For a mid-summer tasting we had to take the opportunity to bring in a new rose too. The Carteron Cuvee Elegance Cotes de Provence is a gorgeous dusty pink. A dry rose with a beautiful red fruit character that is light and elegant. Don’t expect a sweet, jammy new world pink here, but a wonderfully refreshing clean rose that would make a lovely match to a tuna nicoise salad
A wine that has proven consistently popular is the Familia Pacheco Roble, Cabernet Sauvignon-Syrah-Monastrell from Spanish wine region Jumilla, just inland from Alicante. Known for its main grape variety Monastrell (Mourvedre) the blend of three varieties gives a wine that is modern in style. Lots of dark fruit and a bit of spiciness from the oak this drinks much easier than you would think at first. And that’s the danger, it’s dangerously good. Our quest continues with the Domaine de Moulines Merlot, Vin de Pays de l’Herault. The Cabernet Sauvignon from the same estate has been a hit for a while so it was time to put the Merlot through its paces. There is a distinct plum and sweet spice flavour here that should work well with things like casseroles or beef stew. Maybe one to stock up on for the winter.

Finally there is a red wine from the same region, Mas des Amours, Côteaux du Languedoc. Predominantly from the Grenache grape this is a very generous red with lots of dark fruits. Black cherry and blackberry come to mind and something called garrigue, which is the scent of the Languedoc region and is best described as a combination of lavender and provencal herbs.
Smooth and lively this wine took me completely by surprise with its great character and would make a perfect match to roast lamb.
As a bonus we had lined up a sweet wine, the Zuccardi Torrontes Tardio a late harvest wine from Argentina. Fortunately Joyce Brady from the Wee Fudge Company didn’t take too much persuading to come along and bring some of her amazing fudge that we could taste alongside the wine. The Raspberry and white chocolate fudge in particular made for a spectacular combination judged by the reaction of the assembled tasters. A wonderful sugar rush to finish the evening on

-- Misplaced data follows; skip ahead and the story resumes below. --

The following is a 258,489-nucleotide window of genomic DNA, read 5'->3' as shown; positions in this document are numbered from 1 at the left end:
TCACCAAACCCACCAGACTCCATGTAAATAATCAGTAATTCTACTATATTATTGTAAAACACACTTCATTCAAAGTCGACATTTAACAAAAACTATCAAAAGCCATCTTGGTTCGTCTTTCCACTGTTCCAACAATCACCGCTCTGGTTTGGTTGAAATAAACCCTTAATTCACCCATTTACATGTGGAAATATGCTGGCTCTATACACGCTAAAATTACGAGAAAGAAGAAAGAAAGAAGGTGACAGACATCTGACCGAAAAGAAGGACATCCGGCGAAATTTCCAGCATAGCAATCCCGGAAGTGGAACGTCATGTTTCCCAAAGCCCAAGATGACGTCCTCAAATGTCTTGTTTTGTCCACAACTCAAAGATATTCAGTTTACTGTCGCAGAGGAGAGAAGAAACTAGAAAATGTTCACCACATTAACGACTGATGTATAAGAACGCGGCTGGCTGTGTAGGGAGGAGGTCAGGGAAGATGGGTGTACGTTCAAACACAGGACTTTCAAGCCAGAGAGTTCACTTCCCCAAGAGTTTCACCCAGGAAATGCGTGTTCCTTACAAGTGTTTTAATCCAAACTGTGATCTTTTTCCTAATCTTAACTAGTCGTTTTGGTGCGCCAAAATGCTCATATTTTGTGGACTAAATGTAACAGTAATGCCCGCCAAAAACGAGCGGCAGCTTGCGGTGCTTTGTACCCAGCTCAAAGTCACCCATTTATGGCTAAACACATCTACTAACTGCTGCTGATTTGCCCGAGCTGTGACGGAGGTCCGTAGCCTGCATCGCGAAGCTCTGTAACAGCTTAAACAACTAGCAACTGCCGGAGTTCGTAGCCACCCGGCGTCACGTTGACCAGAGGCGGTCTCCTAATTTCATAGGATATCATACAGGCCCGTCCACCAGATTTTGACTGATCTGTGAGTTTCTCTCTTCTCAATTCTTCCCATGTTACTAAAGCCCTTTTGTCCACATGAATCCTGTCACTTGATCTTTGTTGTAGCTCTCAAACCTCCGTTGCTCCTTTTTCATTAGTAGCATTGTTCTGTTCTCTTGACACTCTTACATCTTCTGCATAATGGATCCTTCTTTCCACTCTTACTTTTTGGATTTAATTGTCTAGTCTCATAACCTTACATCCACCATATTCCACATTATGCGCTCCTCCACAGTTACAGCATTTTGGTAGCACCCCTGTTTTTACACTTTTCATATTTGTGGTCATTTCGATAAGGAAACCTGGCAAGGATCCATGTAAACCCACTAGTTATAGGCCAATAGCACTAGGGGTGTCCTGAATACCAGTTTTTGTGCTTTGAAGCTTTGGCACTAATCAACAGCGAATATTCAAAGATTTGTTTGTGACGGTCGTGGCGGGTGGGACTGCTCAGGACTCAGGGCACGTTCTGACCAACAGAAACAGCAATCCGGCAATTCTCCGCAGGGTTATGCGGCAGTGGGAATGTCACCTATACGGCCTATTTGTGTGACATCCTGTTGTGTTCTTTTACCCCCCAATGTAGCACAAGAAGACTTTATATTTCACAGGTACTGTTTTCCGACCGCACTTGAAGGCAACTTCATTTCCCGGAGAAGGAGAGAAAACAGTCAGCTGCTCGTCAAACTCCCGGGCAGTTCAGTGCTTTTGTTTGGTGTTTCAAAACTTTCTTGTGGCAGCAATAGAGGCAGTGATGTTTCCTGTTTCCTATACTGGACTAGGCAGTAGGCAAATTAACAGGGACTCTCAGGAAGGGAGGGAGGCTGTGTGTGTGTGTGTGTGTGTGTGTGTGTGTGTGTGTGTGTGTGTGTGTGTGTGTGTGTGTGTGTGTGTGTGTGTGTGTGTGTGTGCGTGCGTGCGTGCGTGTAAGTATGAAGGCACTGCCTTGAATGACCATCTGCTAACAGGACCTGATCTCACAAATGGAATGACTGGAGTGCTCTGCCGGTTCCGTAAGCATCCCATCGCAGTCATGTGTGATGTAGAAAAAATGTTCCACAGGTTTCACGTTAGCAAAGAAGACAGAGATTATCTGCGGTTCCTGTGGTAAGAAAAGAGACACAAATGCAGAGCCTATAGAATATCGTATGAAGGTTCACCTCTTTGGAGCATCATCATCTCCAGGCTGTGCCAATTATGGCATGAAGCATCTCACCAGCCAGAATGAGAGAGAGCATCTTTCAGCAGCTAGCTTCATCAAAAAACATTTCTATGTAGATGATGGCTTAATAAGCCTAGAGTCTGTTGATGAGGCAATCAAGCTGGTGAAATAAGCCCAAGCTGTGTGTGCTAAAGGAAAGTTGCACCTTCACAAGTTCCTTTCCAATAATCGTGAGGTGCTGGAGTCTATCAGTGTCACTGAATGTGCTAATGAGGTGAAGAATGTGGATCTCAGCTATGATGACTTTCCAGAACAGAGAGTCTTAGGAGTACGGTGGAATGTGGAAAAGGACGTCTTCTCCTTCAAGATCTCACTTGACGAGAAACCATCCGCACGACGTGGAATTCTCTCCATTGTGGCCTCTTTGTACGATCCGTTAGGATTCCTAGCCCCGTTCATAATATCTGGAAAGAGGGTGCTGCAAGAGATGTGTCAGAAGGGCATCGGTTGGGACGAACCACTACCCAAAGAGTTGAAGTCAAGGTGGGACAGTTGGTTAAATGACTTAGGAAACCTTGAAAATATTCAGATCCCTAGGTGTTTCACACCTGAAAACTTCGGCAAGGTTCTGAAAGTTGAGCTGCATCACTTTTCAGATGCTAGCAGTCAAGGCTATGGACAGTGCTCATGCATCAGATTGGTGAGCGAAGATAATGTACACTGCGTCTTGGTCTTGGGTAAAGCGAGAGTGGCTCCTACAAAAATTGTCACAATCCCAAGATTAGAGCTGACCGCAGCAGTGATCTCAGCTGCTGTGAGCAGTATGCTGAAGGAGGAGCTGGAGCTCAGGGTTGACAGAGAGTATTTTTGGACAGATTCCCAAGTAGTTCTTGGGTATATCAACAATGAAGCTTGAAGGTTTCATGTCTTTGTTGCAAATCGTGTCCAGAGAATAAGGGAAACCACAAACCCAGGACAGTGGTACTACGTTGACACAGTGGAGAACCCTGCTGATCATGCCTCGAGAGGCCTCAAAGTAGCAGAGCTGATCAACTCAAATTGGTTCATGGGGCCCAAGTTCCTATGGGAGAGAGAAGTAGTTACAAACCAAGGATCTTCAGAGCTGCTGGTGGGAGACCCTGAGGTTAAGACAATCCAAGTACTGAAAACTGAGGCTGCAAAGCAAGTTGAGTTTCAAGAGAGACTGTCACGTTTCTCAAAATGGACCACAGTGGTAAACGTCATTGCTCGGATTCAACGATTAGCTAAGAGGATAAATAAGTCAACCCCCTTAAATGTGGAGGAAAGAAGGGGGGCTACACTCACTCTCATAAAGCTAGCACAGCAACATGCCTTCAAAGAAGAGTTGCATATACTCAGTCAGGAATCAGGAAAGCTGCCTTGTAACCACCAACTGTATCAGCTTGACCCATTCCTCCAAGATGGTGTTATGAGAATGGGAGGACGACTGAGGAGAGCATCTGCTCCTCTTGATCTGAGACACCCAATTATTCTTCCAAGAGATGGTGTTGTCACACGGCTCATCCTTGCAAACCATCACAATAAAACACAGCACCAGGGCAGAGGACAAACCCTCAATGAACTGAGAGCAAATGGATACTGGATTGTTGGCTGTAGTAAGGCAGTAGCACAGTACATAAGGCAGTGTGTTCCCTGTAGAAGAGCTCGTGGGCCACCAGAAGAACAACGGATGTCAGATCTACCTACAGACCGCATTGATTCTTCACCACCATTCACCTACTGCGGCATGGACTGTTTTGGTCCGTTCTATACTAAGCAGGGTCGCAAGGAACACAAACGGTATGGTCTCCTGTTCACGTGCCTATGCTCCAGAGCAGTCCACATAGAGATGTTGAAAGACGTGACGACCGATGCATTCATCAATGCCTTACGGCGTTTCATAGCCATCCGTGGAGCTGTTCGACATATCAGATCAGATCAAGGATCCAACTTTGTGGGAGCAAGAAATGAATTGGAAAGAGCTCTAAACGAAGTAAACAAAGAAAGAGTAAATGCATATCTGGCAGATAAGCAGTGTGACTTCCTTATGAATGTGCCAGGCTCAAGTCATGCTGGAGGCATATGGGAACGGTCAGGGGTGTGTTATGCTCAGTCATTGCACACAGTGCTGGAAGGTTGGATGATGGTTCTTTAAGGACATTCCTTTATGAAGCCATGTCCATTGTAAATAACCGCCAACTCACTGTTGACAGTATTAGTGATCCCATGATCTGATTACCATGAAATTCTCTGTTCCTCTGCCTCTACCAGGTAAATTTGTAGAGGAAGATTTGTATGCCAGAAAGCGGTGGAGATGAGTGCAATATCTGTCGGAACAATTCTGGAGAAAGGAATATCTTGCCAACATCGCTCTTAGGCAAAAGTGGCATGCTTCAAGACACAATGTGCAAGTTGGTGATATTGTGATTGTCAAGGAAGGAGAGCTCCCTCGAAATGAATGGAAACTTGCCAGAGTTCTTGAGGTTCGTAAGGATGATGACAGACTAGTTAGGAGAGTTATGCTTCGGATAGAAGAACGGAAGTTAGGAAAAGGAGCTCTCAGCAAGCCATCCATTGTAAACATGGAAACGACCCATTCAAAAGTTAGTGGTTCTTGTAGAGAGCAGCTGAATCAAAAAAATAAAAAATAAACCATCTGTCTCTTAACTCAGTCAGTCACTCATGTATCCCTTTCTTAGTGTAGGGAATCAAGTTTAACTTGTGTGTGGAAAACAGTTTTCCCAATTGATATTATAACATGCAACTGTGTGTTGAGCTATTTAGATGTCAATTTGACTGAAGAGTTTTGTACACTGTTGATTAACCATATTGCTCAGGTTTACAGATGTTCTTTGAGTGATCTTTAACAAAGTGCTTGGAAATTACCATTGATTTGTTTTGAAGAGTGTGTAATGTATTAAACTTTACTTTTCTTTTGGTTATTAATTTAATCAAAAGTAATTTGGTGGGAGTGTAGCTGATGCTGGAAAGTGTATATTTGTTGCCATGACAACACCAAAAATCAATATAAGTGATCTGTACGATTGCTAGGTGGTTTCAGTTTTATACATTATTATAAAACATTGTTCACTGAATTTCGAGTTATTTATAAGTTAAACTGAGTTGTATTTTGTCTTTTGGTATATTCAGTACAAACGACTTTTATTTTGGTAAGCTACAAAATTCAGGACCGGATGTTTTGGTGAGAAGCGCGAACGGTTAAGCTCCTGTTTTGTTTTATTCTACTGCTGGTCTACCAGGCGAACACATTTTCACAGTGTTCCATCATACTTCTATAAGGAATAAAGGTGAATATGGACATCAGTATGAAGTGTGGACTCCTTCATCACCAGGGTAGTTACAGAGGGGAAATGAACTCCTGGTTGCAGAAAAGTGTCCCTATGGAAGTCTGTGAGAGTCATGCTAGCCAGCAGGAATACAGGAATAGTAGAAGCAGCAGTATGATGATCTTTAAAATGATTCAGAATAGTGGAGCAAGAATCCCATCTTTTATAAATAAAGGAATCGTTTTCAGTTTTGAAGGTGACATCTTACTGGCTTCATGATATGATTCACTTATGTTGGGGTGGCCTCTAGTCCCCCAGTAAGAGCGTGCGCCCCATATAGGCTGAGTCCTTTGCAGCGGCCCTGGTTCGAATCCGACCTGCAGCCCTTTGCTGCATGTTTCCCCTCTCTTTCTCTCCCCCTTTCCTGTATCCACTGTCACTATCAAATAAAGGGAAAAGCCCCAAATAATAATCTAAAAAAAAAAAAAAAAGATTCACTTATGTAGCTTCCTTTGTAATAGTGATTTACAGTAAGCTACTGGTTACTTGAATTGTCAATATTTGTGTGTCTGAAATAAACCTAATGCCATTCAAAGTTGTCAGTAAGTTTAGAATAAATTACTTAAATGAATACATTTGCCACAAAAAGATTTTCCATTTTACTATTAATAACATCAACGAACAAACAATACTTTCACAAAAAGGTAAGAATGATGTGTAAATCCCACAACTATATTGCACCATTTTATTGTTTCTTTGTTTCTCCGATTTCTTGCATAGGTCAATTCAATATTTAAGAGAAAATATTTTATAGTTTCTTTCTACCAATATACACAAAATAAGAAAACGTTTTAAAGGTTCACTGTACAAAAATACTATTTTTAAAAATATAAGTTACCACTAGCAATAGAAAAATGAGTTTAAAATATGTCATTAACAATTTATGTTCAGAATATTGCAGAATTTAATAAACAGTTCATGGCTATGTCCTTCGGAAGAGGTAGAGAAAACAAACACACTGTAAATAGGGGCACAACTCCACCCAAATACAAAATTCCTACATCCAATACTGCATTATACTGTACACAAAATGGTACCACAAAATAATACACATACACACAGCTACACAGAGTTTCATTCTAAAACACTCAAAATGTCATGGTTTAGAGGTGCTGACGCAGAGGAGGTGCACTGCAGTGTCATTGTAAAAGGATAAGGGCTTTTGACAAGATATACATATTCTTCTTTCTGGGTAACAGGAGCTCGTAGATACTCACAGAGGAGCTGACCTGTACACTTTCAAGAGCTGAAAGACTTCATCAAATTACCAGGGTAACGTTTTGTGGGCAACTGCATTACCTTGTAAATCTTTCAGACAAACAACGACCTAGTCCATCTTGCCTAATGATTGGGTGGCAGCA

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Wine doesn’t travel

Are you all dreaming of jetting off to sunnier climes over the summer? No wonder with this continuous drip-drip-drip effect we seem to be having up and down the country. I’m getting ready to spend a week on the beach of a Croatian island soon. The phone will be loaded up with my favourite music and plenty of books. Other than that I’m taking Speedos. Holiday destinations for me are about that peace and quiet but also a little discovery of the wonder of the local food and wines.

The other day I was discussing the reason why wine seems to have become so popular over the past 30 or so years. My view is that the advent of foreign travel, and cheaper air travel in particular, have opened people’s eyes to a continental lifestyle. Being exposed to the local wines and relaxed lifestyle made people want to recapture some of that magic when they got home. Usually with pretty mixed success, it has to be said. We all have stories of that wine which tasted so wonderful on the Spanish costas or the Greek islands. Once we got home to the British autumn it turned out to be less than pleasant and recaptured little more than a headache the next day. I’ve had it myself.

The local wine of Naples and the surrounding Amalfi Coast is a semi-sparkling light red wine called Gragnano. It is served in pitchers, perfectly chilled and very refreshing. Naples is well-known for its pizza and this wine just works far too well with the huge stone baked pizzas served all over Naples. Not long after the trip, I managed to track a bottle of it down in Scotland and thought I’d give it a try. I knew the producer and their wines are generally very good. There was nothing wrong with their Gragnano either, to be fair, but it just felt totally out of place up here in the cold Scottish autumn. More often than not, context is crucial to how a wine is experienced and it gives rise to the phrase ‘wine doesn’t travel’.

Sometimes it works though and I’m excited about the Croatia trip because the wines of Croatia are starting to make some waves here too, up until now largely in the independent sector but the quality absolutely warrants a wider distribution. That shouldn’t really come as a surprise with its proximity to wine superpower Italy. The great thing will be to continue the journey of discovery over the odd glass or two once back home.

If you want to have a go with Croatian wines yourself, here is one to try. It is made from the local variety Grasevina, which gives fresh, fruity white wines, perfect for sunny afternoons. Good on Marks & Spencer for being one of the first retailers to include a couple of Croatian wines in their portfolio.